I am trying to create my own proof that the sum of the interior angles in a regular polygon is $180(n - 2)$, where $n$ is the number of sides in the polygon. I have seen these proofs for this formula, and I have also seen this inductive proof for the formula. I'm trying to prove this by circumscribing a circle around a polygon. My question about this is, is this a possible way to prove that the sum of the interior angles of an $n$-gon is $180(n - 2)$? If it is, I have the "first" step completed, which is to circumscribe a circle around a polygon, but I don't know where to go from here. Can anyone help me with the proof if it's possible? Here is an illustration of what I have got so far: Proof of sum of interior angles


I have seen this question about proving this, but this deals with an inductive proof and not a geometric proof.

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    $\begingroup$ What kinds of polygon? Most polygons cannot be inscribed in a circle. $\endgroup$ – André Nicolas Jun 9 '16 at 18:50
  • $\begingroup$ Any regular polygon. Will be edited. $\endgroup$ – Obinna Nwakwue Jun 9 '16 at 18:53
  • $\begingroup$ That should be any regular convex polygon, to rule out regular stars. $\endgroup$ – David K Jun 9 '16 at 18:55
  • $\begingroup$ It seems like your approach will end up being a variation of the Method 5 (spider theorem) at your link, or at least using many of the same ideas. $\endgroup$ – Joffan Jun 9 '16 at 18:56
  • $\begingroup$ For a convex $n$-gon take an interior point $P$ and join it to each vertex. The $n$ triangles have total angles of $180n$ deg. $360$ deg is accounted for by the angles at $P$, leaving $180(n-2)$ for the angles of the $n$-gon. $\endgroup$ – almagest Jun 9 '16 at 18:59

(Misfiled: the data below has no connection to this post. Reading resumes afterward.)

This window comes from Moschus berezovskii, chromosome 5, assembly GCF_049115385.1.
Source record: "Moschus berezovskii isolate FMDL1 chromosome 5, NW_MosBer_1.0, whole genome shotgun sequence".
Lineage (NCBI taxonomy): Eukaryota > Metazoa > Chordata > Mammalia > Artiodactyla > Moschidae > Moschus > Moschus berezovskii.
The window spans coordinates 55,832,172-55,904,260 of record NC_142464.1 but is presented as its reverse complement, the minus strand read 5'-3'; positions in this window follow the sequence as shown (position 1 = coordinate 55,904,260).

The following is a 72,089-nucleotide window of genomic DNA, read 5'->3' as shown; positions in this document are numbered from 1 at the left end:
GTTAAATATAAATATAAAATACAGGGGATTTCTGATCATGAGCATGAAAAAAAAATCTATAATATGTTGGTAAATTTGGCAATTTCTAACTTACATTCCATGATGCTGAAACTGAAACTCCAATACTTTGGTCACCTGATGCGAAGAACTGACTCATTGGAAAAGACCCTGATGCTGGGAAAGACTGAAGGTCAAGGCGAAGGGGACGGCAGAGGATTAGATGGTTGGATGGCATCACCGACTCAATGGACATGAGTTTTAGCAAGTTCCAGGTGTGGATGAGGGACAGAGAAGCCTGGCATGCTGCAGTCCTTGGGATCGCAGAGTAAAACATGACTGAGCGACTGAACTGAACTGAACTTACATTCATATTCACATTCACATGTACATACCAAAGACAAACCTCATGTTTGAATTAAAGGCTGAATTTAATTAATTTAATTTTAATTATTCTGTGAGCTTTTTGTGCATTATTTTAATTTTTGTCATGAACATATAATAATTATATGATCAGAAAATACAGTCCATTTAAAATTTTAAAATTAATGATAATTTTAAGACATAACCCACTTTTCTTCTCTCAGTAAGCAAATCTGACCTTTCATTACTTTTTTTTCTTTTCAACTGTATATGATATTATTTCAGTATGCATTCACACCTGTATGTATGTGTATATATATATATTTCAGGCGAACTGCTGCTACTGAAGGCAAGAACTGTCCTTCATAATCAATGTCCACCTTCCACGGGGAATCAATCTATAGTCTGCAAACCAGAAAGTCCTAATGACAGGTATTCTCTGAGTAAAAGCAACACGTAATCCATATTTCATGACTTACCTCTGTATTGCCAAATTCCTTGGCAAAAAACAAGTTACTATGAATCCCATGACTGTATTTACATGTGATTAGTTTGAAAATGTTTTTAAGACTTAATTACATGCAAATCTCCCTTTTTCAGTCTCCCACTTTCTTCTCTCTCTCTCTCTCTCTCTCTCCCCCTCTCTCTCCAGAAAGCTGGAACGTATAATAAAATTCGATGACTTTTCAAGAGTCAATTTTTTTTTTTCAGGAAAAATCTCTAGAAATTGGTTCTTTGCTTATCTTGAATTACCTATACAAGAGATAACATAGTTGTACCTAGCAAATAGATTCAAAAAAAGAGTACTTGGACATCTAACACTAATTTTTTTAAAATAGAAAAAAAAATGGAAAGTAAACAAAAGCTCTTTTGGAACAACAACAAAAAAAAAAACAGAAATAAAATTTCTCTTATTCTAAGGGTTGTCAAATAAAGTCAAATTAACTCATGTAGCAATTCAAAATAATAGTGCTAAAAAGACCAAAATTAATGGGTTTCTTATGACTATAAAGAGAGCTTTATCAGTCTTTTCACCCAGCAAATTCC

Show that the sum of the angles in a triangle is $180^{\circ}$ (use the fact that an angle inscribed in a circle subtends twice the arc length).

Then, break up an inscribed $n$-gon ($n > 3$) into $n-2$ triangles by picking a vertex and drawing a line segment to each non-adjacent vertex.

The angles of each triangle add up to $180^{\circ}$, and also sum precisely to the angles in the $n-$gon.

  • $\begingroup$ I like your intution, but will circumscribing a circle around an $n$-gon help with my proof? $\endgroup$ – Obinna Nwakwue Jun 9 '16 at 21:22
  • $\begingroup$ Are you requiring all vertices to lie on the circle? You can have a convex polygon for which you can't pass a single circle through all of the points. If you're not, then no, it doesn't directly help to circumscribe a circle, but that's not a shortcoming of the proof. It just means that it's not necessary to do so. But, if all of the vertices lie on the circle, then all of the triangles are inscribed as well, so it's "clean" to do it that way in a sense. $\endgroup$ – John Jun 9 '16 at 21:45
  • $\begingroup$ I am circumscribing the circle to where the vertices do line on the circle, so that should answer my question. Thanks! $\endgroup$ – Obinna Nwakwue Jun 10 '16 at 0:12

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